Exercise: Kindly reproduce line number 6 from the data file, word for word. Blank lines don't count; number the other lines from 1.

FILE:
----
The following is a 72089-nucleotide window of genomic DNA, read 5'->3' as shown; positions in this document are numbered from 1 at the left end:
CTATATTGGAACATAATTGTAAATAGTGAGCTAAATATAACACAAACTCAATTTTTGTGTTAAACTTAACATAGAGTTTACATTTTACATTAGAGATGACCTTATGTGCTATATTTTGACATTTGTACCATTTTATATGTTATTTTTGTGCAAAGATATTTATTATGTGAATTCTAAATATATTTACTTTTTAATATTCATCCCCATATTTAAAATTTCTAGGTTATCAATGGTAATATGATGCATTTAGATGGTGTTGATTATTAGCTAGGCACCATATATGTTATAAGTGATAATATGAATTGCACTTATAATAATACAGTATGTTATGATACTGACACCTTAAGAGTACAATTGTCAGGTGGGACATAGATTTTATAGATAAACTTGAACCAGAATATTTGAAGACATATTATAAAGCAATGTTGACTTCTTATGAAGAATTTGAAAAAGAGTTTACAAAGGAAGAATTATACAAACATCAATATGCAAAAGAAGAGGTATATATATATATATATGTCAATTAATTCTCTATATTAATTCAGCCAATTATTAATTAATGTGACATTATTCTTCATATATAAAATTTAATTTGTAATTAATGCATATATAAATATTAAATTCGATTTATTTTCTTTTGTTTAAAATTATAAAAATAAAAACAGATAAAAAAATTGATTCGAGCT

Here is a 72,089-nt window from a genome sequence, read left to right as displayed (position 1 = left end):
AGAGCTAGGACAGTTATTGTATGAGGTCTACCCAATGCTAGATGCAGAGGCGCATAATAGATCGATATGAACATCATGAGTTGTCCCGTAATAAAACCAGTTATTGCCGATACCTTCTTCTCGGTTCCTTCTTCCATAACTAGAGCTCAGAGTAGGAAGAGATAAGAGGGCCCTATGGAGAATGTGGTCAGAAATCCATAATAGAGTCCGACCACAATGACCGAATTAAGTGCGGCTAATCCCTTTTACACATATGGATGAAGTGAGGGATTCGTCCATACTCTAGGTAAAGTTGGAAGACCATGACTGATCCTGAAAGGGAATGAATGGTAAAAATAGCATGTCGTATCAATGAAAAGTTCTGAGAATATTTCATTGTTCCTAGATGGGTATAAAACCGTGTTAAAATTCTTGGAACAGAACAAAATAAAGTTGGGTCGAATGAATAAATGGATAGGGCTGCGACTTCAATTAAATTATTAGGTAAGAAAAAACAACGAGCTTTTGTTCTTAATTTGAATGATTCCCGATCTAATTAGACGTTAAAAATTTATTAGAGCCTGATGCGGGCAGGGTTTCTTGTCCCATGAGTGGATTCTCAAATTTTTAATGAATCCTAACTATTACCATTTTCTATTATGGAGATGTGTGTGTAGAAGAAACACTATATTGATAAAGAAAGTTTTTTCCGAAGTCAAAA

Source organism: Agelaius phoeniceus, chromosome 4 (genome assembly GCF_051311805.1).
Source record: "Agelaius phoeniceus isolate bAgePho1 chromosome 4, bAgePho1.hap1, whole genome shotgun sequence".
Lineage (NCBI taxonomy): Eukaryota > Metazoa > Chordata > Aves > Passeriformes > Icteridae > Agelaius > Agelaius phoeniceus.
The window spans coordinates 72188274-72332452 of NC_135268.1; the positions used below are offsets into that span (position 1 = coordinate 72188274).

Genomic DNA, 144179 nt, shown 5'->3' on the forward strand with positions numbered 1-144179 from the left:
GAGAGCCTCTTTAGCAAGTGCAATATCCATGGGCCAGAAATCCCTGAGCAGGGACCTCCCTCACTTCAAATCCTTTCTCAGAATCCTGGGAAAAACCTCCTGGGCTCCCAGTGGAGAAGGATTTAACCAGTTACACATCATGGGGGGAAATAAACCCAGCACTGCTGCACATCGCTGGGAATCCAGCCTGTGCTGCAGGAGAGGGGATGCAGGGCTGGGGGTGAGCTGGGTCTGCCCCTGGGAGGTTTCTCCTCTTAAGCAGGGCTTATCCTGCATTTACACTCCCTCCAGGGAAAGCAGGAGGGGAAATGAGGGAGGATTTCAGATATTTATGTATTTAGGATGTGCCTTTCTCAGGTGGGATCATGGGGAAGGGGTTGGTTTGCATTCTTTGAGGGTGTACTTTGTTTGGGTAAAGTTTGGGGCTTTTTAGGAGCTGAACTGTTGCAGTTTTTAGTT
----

Source record: "Agelaius phoeniceus isolate bAgePho1 chromosome 4, bAgePho1.hap1, whole genome shotgun sequence".